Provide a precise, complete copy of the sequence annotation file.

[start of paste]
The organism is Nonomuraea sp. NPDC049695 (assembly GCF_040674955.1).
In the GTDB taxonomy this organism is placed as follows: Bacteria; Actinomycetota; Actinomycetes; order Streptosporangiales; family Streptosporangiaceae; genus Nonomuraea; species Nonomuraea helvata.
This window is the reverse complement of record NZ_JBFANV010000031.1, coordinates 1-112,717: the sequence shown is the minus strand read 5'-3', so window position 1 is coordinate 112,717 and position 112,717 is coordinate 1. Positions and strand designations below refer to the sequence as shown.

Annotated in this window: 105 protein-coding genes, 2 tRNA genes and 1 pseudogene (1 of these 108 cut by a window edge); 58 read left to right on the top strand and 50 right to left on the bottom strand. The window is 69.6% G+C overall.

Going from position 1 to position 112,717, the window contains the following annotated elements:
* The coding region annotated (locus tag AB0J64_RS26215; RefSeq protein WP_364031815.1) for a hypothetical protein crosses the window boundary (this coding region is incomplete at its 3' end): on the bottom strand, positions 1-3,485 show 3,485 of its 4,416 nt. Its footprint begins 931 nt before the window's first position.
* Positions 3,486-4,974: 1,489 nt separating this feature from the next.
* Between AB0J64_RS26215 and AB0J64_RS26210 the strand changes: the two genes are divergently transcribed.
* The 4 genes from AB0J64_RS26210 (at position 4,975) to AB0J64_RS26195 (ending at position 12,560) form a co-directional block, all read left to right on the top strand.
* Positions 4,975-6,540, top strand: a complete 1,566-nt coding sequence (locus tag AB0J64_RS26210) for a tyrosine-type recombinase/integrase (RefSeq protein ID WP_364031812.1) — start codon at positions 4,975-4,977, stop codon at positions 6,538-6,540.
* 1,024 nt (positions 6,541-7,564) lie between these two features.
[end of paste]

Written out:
The organism is Nonomuraea sp. NPDC049695 (assembly GCF_040674955.1).
In the GTDB taxonomy this organism is placed as follows: Bacteria; Actinomycetota; Actinomycetes; order Streptosporangiales; family Streptosporangiaceae; genus Nonomuraea; species Nonomuraea helvata.
This window is the reverse complement of record NZ_JBFANV010000031.1, coordinates 1-112,717: the sequence shown is the minus strand read 5'-3', so window position 1 is coordinate 112,717 and position 112,717 is coordinate 1. Positions and strand designations below refer to the sequence as shown.

Annotated in this window: 105 protein-coding genes, 2 tRNA genes and 1 pseudogene (1 of these 108 cut by a window edge); 58 read left to right on the top strand and 50 right to left on the bottom strand. The window is 69.6% G+C overall.

Going from position 1 to position 112,717, the window contains the following annotated elements:
* The coding region annotated (locus tag AB0J64_RS26215; RefSeq protein WP_364031815.1) for a hypothetical protein crosses the window boundary (this coding region is incomplete at its 3' end): on the bottom strand, positions 1-3,485 show 3,485 of its 4,416 nt. Its footprint begins 931 nt before the window's first position.
* Positions 3,486-4,974: 1,489 nt separating this feature from the next.
* Between AB0J64_RS26215 and AB0J64_RS26210 the strand changes: the two genes are divergently transcribed.
* The 4 genes from AB0J64_RS26210 (at position 4,975) to AB0J64_RS26195 (ending at position 12,560) form a co-directional block, all read left to right on the top strand.
* Positions 4,975-6,540, top strand: a complete 1,566-nt coding sequence (locus tag AB0J64_RS26210) for a tyrosine-type recombinase/integrase (RefSeq protein ID WP_364031812.1) — start codon at positions 4,975-4,977, stop codon at positions 6,538-6,540.
* 1,024 nt (positions 6,541-7,564) lie between these two features.